Jack Guzman from Maine
I use green hard maple for chair legs. I buy it by the log and process it by hand. I cut the log into just longer than the longest blank I will need for chair legs/parts. Then I rive it into roughly 2" blanks. Wider sometimes depending on final dimension needed. Next I turn these blanks into the biggest round I can get out of the blank. The next step is where my question comes in. I like to dry these rounds for a few days in my heated shop to allow some of the water to evaporate. I paint the ends with anchorseal. To make a leg I will cut to finish length after this drying period and turn a leg in the lathe leaving the tenon large. At this point I place the tenoned end in a hole in my kiln for drying. I dry this part completely. I got impatient recently and turned the leg after only one day drying. When I put it in the kiln it began checking . I took it out and air dried it a day and tried again,no checking. Why did this occur?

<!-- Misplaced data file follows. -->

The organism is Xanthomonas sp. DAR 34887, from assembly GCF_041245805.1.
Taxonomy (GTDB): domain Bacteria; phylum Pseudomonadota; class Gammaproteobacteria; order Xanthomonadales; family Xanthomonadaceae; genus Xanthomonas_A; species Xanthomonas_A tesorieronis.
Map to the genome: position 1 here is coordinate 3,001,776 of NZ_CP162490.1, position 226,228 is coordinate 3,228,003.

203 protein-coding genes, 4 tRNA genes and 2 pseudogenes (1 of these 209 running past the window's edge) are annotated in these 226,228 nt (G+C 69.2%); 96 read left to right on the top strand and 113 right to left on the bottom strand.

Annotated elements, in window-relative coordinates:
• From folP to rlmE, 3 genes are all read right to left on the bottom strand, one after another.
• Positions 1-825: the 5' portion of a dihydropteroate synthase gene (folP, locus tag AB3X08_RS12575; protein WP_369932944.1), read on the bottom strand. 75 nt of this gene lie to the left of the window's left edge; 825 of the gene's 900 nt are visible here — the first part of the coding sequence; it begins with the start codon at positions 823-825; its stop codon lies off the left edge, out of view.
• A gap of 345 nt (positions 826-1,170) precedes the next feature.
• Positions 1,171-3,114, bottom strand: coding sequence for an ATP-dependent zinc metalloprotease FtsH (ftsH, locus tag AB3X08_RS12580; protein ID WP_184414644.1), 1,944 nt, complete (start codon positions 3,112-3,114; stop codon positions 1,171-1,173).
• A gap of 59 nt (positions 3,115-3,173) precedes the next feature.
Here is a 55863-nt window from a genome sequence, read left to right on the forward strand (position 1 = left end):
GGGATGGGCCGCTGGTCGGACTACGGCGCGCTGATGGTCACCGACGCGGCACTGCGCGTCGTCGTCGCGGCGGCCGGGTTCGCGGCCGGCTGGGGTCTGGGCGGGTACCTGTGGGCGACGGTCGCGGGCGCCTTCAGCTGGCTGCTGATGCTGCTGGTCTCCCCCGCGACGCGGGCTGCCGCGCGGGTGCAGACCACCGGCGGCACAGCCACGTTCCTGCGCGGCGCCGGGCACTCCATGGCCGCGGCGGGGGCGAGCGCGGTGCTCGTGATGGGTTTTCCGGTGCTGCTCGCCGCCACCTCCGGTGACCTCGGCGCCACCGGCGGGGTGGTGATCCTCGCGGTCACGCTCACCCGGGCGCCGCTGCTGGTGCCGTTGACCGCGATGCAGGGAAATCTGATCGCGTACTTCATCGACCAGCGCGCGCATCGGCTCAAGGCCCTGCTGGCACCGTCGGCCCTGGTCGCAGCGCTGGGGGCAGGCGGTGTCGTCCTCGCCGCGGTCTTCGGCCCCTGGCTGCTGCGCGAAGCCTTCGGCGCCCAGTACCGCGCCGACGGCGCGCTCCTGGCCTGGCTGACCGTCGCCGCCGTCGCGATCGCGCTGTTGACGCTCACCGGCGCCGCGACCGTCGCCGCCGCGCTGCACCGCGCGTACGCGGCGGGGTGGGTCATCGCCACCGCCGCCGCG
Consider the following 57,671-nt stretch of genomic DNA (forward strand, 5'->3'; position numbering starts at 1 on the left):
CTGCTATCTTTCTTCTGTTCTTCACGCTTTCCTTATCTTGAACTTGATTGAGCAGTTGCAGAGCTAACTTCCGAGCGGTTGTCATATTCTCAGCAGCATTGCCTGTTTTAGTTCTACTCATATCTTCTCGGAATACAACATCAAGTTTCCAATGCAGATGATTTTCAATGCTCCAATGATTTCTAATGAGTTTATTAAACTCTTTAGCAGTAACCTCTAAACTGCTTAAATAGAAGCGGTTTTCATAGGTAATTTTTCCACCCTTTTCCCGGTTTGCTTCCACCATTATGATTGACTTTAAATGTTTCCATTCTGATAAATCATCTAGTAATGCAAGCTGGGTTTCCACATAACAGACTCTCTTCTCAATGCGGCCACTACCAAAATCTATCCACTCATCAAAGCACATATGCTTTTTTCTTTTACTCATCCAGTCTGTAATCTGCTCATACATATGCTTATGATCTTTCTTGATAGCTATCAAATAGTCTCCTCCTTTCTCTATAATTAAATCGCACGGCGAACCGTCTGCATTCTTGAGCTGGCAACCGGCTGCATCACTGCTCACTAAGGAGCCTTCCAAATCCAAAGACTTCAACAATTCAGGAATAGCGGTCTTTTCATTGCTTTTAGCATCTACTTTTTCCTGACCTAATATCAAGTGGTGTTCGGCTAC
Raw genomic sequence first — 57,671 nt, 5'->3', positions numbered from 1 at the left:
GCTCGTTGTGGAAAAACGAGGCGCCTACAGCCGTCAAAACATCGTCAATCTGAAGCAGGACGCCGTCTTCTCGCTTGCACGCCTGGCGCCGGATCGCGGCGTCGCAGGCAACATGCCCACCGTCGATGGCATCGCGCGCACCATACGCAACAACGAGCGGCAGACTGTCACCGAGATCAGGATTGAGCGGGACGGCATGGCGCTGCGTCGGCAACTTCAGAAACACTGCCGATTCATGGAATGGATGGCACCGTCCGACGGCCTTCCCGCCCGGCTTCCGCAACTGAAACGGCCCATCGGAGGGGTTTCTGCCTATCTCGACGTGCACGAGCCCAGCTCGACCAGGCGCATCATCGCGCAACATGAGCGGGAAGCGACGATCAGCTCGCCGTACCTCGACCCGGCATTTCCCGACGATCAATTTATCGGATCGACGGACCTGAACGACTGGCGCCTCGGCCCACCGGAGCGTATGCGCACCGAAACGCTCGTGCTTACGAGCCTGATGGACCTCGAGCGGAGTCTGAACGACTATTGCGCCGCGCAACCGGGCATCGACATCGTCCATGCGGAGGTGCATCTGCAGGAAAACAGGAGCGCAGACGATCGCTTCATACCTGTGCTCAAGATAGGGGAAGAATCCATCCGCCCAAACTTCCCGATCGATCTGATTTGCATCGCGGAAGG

I have tried putting a round in the kiln to speed up drying and the whole piece checks and splits.
What I need to understand is what is the process that causes checking? What happens to the cells to make the wood crack? How can I accelerate drying without checking?
I should mention. My shop is heated to 60 deg.with a vented propane heater. The heater lowers the humidity in the shop noticeably.